By Gerry Blackwell
July 10, 2009
Thanks to widespread WiMAX deployment, organizations working in Pakistan are able to create desperately needed improvements to the public education system there.
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Combine federal aid funding, gung-ho American entrepreneurship and the “serendipity” of relatively widespread WiMAX coverage in Pakistan and you might just have a winning formula for bringing desperately needed improvements to public education in this impoverished, but strategically vital, country.
Phil Cruver, president of KZO Education, a Herndon, Virginia company that develops content and technology for online interactive learning, believes WiMAX will be “absolutely critical” in ongoing efforts to pull Pakistan’s public education system up by the bootstraps.
Cruver hopes the Web 2.0 learning technology his group developed can play a part, helping deliver quality education at very low cost in a country where the need is great and resources scarce.“The literacy rate in Pakistan is only about 50%,” Cruver points out. “And for girls, it’s lower. The country has about 1.3 million teachers now, but it needs double that number in order to meet the standards [in education] that are needed.”
His idea is to deliver interactive streaming video-based learning over the WiMAX network. KZO (pronounced kay-zoh) has already launched pilot projects in Islamabad, on its own nickel. It hooked up two schools—one boy’s, one girl’s—to a WiMAX network operated by Wateen Telecom.
The ultimate goal is to leverage available resources, building distance learning modules around lessons delivered virtually by the best teachers in the country and abroad. While teacher training is still crucial in Pakistan, Cruver says, “what we want to do is show what can be done online.”
KZO will focus in the pilot projects on technology education, where the company has ready-made content and expertise that it’s already selling to corporate clients. But there is no reason the same approaches could not be applied to other areas of curriculum, he says.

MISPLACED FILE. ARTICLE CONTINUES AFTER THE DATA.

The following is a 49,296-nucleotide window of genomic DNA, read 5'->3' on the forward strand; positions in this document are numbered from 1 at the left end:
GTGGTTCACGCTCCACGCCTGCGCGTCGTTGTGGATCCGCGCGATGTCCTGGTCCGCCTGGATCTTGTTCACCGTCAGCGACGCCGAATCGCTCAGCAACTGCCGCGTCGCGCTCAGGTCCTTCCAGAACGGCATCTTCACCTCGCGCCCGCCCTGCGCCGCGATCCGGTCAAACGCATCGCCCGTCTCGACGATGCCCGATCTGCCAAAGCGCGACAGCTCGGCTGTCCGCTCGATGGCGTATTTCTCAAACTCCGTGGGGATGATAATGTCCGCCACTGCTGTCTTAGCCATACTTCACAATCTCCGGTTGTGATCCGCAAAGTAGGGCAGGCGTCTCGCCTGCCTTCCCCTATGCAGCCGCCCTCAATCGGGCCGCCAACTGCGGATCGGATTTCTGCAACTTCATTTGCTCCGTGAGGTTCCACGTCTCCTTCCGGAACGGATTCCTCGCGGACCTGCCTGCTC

It’s early days yet, however, and there is no funding in place to bankroll a full-scale roll-out of the KZO technology using WiMAX, but Cruver is optimistic funding will be found.
KZO appears to have the right connections. The company is also a subcontractor to American Institutes for Research (AIR), which is delivering Links to Learning: Education Support to Pakistan, or ED-LINKS, a five-year program funded by The United States Agency for International Development (USAID) to the tune of $90M.
ED-LINKS is primarily focused on improving teacher education, but it’s a multi-faceted program. KZO’s current involvement is directly with students. It operates an exchange program in which groups of Pakistani highschoolers come to the United States for two weeks on a cultural and educational exchange.
While in America, the Pakistani youngsters go through an intensive program of technology skills training, provided by KZO using its interactive e-learning tools. The students also get a crash course in American culture and history.
The technology that KZO uses to deliver the educational component in the ED-LINKS exchanges—and is starting to use for distance learning in Pakistan—was developed by KZO Innovations, a subsidiary. The company claims its platform goes well beyond other streaming video-based e-learning products, of which there are several.
The KZO technology can use video from almost any source, including professionally-produced lessons and recorded teleconferences. The real differentiator is its Web 2.0 features. Users can text message in real time while the video plays. They can also add tags and other annotations to the video while it’s playing to index and extend it.
A user accessing the content on the Internet months later can use the tags to drill down to particular parts of a lesson. Annotations could include commentary on the content by earlier users and links to related material elsewhere on the Web. “We’re calling it Learning 2.0,” Cruver says.
KZO Innovations is headed by Cruver’s son, Wes, a child entrepreneur. When he was 11 years old, Wes Cruver started Kidz On Line, a Washington-area company that helped foster technology skills training. He’s now 26. He and other Kidz On Line (KZO) employees formed KZO Innovations a few years ago to develop the KZO intellectual property for commercial applications. The e-learning platform is one fruit of that effort.